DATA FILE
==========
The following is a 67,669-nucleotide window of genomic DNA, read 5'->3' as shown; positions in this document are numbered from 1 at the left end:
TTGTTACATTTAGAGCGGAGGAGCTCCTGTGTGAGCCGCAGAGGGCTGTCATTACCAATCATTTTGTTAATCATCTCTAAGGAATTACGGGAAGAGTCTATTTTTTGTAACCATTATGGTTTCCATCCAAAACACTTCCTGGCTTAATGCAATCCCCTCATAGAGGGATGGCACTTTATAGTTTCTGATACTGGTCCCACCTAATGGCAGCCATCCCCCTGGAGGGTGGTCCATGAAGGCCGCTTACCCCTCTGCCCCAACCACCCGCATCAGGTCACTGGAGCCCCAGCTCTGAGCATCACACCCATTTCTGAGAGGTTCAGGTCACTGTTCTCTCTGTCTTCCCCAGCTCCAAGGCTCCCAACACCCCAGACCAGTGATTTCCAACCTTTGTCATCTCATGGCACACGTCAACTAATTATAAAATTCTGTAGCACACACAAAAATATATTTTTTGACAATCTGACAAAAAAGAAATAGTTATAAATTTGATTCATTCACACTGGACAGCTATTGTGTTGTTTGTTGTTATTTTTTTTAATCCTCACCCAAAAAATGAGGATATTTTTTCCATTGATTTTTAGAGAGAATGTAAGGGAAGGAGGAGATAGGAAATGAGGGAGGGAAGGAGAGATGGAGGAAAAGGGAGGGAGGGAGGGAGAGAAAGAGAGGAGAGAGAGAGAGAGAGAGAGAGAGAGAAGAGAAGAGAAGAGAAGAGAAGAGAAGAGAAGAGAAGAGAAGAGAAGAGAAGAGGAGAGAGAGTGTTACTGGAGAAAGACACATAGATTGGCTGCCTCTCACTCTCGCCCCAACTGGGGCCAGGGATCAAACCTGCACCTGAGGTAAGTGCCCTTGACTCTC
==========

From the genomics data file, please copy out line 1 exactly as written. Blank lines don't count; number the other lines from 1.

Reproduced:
The following is a 67,669-nucleotide window of genomic DNA, read 5'->3' as shown; positions in this document are numbered from 1 at the left end: